Kaptur Announces $2.98 Million for Bay Village Included in American Rescue Plan
Washington, D.C. – Today, Congresswoman Marcy Kaptur (D-OH), released the following statement announcing that $2.98 million in emergency funding will be directed to Bay Village, Ohio as a result of the American Rescue Plan, a comprehensive COVID-19 response package unveiled by President Joe Biden his first day in office. Rep. Kaptur fought for months to secure direct federal aid to localities to strengthen their fight against COVID-19. Direct funding for localities stands in stark contrast to the CARES Act, which filtered emergency money through state legislatures, slowing down the process and injecting partisan state politics into the pandemic response – especially in states such as Ohio, where the state government is controlled by one political party. The American Rescue Plan now goes to President Biden for signature.
“The American Rescue Plan will provide vitally needed support for Northern Ohio families, communities, essential workers, and small businesses,” said Rep. Kaptur. “I fought for the inclusion of direct support to Northern Ohio cities and municipalities like Bay Village. The CARES Act, passed under a Republican Senate and White House, short changed urban areas, often hardest hit by the pandemic, by funneling pandemic relief through state governments, which slowed down distribution and led to unnecessary hardship for hard hit communities. The American Rescue Plan cuts out the state middle-man and will immediately provide vitally needed relief funding to communities. The American Rescue Plan also provides $1,400 stimulus payments to Americans; funding for vaccine distribution; and aid to state and local governments, schools, and businesses. The plan also makes a historic increase to the child tax credit from $2,000 to $3,000 and increases unemployment benefits from $300/week to $400/week.”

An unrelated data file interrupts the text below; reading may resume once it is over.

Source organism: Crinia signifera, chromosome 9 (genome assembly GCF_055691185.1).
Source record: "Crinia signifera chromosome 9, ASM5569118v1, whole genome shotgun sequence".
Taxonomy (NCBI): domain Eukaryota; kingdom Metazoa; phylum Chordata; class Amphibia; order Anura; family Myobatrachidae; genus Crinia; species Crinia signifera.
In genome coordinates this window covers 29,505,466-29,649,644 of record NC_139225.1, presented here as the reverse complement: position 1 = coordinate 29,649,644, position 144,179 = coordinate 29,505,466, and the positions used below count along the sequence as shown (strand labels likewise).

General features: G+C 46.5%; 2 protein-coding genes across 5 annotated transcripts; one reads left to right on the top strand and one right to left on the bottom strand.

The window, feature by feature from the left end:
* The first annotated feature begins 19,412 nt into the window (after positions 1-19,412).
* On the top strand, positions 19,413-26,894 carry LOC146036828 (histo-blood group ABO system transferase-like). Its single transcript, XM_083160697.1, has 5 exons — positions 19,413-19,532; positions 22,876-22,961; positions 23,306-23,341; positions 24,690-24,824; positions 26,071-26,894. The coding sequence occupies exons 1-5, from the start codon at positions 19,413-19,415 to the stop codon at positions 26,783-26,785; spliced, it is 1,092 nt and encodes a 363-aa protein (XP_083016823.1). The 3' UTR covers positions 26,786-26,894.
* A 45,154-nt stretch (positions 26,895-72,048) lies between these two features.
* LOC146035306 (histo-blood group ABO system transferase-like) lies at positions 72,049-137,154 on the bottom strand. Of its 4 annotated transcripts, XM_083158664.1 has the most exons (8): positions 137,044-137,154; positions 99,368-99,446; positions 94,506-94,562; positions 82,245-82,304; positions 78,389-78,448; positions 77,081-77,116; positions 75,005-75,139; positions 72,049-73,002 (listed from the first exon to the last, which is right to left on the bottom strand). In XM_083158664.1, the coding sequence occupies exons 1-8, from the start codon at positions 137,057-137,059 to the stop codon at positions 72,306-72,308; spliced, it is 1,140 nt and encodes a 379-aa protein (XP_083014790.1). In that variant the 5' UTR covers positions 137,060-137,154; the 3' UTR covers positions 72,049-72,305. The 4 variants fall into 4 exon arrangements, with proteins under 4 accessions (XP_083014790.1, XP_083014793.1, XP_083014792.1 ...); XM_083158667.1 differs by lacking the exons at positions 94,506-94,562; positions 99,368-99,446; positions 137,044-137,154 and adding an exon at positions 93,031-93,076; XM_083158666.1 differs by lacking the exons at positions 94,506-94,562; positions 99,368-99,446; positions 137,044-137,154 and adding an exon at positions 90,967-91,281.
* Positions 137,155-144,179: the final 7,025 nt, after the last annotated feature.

The American Rescue Plan will save lives and livelihoods:
- Get Vaccines to People: The plan will mount a national vaccination program that includes setting up community vaccination sites nationwide and addressing disparities facing communities of color. It will also take complementary measures to combat the virus, including scaling up testing and tracing, addressing shortages of personal protective equipment and other critical supplies, investing in high-quality treatments and addressing health care disparities.
- Put Money in People’s Pockets: The plan finishes the job on the President’s promise to provide $2,000 in direct assistance to households across America with checks of $1,400 per person, following the $600 down payment enacted in December. The plan will also provide direct housing assistance, nutrition assistance for 40 million Americans, expand access to safe and reliable child care and affordable health care, extend unemployment insurance so that 18 million American workers can pay their bills and support 27 million children with an expanded Child Tax Credit and more than 17 million low-wage workers through an improved Earned Income Tax Credit.
- Put Children Safely Back in School: The plan delivers $170 billion for education and $45 billion for child care providers. This includes a $130 billion investment in K-12 school re-opening and making up for lost time in the classroom, with funds that can be used for such things as reducing class sizes, modifying spaces so that students and teachers can socially distance, improving ventilation, implementing more mitigation measures, providing personal protective equipment and providing summer school or other support for students that help make up lost learning time this year. The plan also provides more than $40 billion for higher education.
- Put People Back In Jobs: The plan will provide crucial support for the hardest-hit small businesses, especially those owned by entrepreneurs from racial and ethnic backgrounds that have experienced systemic discrimination, with EIDL grants, expanded PPP eligibility and more. The plan also provides crucial resources to protect the jobs of first responders, frontline public health workers, teachers, transit workers and other essential workers that all Americans depend on.